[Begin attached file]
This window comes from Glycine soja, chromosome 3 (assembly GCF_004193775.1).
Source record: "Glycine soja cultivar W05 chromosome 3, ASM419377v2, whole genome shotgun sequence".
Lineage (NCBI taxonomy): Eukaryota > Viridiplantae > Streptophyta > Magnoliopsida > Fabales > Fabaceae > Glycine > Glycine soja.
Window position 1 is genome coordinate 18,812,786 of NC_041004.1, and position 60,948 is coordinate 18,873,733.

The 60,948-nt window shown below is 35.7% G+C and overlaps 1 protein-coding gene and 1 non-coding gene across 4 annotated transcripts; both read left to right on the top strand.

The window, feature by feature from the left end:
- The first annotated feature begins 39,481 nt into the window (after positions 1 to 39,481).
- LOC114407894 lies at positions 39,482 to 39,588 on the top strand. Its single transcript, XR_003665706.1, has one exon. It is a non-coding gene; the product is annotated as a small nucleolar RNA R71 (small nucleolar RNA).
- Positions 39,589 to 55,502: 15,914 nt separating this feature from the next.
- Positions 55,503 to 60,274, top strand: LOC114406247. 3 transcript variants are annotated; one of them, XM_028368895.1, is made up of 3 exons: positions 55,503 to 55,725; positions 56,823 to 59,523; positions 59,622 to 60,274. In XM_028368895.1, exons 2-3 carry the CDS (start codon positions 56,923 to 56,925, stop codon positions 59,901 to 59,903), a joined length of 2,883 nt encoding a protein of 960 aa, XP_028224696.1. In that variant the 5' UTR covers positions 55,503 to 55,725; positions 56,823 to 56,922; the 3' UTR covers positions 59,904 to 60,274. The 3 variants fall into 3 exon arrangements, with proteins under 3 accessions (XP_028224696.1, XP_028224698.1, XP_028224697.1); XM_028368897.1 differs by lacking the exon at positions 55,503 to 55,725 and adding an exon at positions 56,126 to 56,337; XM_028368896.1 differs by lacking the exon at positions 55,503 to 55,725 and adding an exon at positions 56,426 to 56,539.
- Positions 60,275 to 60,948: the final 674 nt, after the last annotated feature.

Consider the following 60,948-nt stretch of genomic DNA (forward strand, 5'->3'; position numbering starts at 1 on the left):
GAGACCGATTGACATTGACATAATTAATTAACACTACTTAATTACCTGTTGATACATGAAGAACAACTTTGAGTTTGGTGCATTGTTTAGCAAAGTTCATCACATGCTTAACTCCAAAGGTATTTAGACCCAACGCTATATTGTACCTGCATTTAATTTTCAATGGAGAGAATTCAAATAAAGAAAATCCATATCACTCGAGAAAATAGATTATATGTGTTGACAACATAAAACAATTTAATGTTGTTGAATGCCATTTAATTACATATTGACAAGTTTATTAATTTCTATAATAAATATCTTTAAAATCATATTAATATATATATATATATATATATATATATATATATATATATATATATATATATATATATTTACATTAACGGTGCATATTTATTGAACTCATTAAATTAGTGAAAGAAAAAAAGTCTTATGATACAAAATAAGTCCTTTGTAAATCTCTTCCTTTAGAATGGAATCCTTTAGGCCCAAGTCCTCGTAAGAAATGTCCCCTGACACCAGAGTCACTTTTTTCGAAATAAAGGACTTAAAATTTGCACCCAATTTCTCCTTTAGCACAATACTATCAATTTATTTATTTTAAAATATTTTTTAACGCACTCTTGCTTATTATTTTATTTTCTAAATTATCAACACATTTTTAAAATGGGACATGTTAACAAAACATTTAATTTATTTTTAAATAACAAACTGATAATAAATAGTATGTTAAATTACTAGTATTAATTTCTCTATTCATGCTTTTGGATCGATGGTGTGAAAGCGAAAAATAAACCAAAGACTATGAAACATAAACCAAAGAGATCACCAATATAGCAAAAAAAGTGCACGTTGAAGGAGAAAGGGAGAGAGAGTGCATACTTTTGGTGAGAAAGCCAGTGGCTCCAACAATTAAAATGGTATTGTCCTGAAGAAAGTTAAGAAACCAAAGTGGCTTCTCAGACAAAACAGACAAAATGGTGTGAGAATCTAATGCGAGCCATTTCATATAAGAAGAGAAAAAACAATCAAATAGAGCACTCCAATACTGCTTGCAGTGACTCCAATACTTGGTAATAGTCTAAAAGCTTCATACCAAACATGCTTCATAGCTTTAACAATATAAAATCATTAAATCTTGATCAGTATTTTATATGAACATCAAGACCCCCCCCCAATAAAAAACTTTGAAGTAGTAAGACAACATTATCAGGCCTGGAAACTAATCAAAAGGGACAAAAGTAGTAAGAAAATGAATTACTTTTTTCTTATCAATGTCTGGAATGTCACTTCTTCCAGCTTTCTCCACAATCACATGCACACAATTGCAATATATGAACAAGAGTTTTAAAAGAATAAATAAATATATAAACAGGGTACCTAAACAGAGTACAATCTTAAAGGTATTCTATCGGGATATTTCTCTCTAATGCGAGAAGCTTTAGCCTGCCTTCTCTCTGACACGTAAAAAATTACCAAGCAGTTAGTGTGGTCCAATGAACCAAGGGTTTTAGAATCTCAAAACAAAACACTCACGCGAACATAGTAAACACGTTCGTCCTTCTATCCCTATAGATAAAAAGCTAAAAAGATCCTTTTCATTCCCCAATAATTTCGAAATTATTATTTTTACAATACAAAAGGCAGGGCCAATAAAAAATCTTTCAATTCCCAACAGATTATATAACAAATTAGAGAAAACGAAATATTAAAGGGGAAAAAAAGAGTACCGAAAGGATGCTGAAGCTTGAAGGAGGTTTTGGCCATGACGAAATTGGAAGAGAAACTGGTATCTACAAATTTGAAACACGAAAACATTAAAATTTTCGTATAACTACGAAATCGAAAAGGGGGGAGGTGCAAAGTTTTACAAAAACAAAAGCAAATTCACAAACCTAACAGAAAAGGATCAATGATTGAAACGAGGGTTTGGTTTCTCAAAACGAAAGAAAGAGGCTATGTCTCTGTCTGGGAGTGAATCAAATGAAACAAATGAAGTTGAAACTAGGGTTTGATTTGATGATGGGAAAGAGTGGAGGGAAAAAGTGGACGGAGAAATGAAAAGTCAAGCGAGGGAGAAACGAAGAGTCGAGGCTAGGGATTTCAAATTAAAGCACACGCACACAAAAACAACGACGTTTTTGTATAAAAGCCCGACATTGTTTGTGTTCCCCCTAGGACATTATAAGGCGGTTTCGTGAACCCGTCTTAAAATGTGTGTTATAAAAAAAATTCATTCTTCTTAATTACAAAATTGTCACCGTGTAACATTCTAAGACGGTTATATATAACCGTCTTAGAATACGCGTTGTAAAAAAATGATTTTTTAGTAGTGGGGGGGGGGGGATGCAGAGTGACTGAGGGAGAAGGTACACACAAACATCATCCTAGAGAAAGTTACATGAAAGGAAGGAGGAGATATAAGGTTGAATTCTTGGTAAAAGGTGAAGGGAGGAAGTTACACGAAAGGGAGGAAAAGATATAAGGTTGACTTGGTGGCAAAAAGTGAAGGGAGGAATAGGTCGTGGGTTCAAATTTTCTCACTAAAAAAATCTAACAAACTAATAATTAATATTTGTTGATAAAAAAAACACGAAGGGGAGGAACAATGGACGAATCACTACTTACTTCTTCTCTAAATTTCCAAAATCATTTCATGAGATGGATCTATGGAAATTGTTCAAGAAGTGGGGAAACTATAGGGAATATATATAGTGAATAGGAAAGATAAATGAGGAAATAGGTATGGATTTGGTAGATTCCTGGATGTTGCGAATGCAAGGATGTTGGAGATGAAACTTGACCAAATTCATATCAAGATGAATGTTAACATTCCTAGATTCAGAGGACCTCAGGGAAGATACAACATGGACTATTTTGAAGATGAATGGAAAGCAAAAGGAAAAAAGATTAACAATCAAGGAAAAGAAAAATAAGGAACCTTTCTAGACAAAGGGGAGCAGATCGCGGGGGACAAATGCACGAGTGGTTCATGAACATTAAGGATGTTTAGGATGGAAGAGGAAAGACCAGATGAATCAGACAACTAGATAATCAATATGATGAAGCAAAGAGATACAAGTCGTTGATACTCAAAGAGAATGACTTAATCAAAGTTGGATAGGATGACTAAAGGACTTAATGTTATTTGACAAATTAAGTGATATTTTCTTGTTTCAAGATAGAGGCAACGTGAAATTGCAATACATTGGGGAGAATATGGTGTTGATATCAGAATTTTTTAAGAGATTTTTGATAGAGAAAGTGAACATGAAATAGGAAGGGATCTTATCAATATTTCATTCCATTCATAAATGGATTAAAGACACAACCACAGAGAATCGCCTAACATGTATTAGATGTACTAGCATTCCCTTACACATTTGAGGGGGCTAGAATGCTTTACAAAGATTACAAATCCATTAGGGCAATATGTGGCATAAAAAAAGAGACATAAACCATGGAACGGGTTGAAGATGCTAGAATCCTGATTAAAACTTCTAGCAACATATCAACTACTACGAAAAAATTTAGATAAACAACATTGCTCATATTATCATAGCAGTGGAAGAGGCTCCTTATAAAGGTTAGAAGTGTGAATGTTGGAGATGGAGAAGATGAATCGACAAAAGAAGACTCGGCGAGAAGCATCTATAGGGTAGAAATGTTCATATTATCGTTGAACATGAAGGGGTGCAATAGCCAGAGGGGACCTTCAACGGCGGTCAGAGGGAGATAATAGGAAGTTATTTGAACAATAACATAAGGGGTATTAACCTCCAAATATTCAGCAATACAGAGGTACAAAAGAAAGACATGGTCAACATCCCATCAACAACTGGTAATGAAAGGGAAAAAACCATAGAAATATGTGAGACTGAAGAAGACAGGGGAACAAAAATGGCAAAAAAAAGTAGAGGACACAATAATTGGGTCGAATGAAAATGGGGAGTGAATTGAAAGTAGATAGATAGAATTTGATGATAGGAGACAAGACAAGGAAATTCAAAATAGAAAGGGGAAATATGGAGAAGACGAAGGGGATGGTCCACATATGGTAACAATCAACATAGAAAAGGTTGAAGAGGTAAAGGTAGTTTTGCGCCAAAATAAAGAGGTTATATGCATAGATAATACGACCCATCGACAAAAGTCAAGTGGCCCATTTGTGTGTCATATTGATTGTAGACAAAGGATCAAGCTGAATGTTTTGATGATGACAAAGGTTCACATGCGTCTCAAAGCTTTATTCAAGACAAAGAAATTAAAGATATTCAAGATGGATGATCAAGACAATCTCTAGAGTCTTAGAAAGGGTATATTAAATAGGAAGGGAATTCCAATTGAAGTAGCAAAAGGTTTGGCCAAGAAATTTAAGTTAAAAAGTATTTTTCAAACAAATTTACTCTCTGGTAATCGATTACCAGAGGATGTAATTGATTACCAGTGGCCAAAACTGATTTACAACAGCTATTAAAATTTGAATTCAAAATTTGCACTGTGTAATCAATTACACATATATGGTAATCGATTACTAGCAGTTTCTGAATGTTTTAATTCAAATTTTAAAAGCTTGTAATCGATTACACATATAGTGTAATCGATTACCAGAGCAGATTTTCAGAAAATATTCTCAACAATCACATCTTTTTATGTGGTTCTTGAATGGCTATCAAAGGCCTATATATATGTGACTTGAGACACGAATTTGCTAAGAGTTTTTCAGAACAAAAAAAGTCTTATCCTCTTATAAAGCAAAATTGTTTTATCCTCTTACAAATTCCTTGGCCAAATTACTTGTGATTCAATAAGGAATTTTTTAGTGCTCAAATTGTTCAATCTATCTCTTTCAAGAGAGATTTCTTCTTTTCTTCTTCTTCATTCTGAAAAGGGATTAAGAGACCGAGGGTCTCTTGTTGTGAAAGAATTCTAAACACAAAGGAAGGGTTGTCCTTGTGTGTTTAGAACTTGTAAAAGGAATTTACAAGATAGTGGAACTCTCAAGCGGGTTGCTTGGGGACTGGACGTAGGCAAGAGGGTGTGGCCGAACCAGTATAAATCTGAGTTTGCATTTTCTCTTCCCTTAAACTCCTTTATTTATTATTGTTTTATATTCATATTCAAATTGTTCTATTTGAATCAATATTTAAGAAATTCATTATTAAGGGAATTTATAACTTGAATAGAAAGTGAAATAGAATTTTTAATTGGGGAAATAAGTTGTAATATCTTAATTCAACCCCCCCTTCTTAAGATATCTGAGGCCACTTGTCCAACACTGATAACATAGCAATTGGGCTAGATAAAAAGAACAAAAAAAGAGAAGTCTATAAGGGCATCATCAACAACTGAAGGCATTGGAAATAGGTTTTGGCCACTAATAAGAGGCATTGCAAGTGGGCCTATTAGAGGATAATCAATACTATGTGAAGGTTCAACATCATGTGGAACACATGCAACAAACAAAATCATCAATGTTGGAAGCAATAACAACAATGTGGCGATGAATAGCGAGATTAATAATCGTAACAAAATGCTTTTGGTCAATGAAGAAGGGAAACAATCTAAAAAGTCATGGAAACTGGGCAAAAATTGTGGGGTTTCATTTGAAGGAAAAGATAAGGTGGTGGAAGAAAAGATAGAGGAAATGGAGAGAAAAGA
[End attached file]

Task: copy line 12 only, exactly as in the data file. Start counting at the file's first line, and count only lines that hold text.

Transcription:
Consider the following 60,948-nt stretch of genomic DNA (forward strand, 5'->3'; position numbering starts at 1 on the left):